Char* Question

Discussion in 'C++' started by tryptik@gmail.com, Feb 12, 2007.

  1. Guest

    I am implimenting an IO function that will write numeric types (int,
    long, double, etc) in binary format. I am casting them to a char* in
    order to implement byte-swapping from big-endian to little-endian
    before writing them out. To that end, I am using re-interperet-cast
    and assigning the result to a char *. I tried to clean up the code
    with a delete statement, but this seems to cause an exception.

    My question is, will the memory assigned to buf be reclaimed when the
    function goes out of scope? If I pass a long, buf should be pointing
    to an array of size 4 - why does the delete statement cause a fault?

    template <class T>
    void put(T& t, std::eek:stream& s)
    {
    size_t size = sizeof(T);

    char* buf = reinterpret_cast<char *>(&t); // Isn't buf pointing to a
    char array?

    //byteswap buf

    s.write(buf, size);

    delete [] buf; //This causes an exception - why?
    }

    Thanks for your help.

    __tryptik
     
    , Feb 12, 2007
    #1
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  2. Jerry Coffin Guest

    In article <>,
    says...
    > I am implimenting an IO function that will write numeric types (int,
    > long, double, etc) in binary format. I am casting them to a char* in
    > order to implement byte-swapping from big-endian to little-endian
    > before writing them out. To that end, I am using re-interperet-cast
    > and assigning the result to a char *. I tried to clean up the code
    > with a delete statement, but this seems to cause an exception.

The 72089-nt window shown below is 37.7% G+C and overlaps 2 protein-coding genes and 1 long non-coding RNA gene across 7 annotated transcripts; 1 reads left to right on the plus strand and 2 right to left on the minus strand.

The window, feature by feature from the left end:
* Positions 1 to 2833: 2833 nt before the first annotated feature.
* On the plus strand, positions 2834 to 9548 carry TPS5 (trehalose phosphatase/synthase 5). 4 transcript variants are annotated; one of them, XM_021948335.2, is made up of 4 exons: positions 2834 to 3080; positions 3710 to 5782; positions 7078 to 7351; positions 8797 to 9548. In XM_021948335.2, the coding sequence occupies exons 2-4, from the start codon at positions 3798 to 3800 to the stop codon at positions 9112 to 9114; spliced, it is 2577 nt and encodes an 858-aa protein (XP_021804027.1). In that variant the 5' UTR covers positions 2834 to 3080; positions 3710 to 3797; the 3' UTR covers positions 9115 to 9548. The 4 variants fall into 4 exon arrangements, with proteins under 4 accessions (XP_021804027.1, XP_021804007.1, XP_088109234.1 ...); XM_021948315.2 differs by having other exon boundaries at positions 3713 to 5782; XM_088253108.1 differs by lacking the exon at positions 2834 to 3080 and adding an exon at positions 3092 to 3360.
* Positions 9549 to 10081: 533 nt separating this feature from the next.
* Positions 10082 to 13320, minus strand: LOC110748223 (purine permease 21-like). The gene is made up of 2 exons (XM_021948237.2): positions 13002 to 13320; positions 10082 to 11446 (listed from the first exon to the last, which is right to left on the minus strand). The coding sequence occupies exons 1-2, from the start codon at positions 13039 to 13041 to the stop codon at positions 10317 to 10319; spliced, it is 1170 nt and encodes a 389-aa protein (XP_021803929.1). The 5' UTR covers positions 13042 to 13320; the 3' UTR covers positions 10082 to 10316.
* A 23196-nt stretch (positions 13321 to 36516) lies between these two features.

>
    > My question is, will the memory assigned to buf be reclaimed when the
    > function goes out of scope? If I pass a long, buf should be pointing
    > to an array of size 4 - why does the delete statement cause a fault?


    No memory is really assigned to 'buf' - it's just a pointer that you're
    setting to refer back to the original item ('t') that was passed to the
    function. That means when you try to delete buf, it's trying to delete
    whatever was passed into the function.

    For example, if I wrote something like:

    int x;

    put(x, cout);

    it would cause a major problem: put is going to try to delete x -- but x
    wasn't allocated with new, so the best you can hope for is that your
    program dies quickly with a big error message.

    Use of 'delete' should match up exactly with use of 'new' and anything
    that wasn't allocated with new should NOT be delete'd -- ever. Use of
    new and delete should match up not only in the number of times they're
    called, but also logically. For example, a typical use of new is in a
    constructor for a class. The matching use of delete would be in the
    destructor for the same class. A function like 'put' that has nothing to
    do with allocating objects shouldn't be involved with deleting them
    either.

    --
    Later,
    Jerry.

    The universe is a figment of its own imagination.
     
    Jerry Coffin, Feb 12, 2007
    #2
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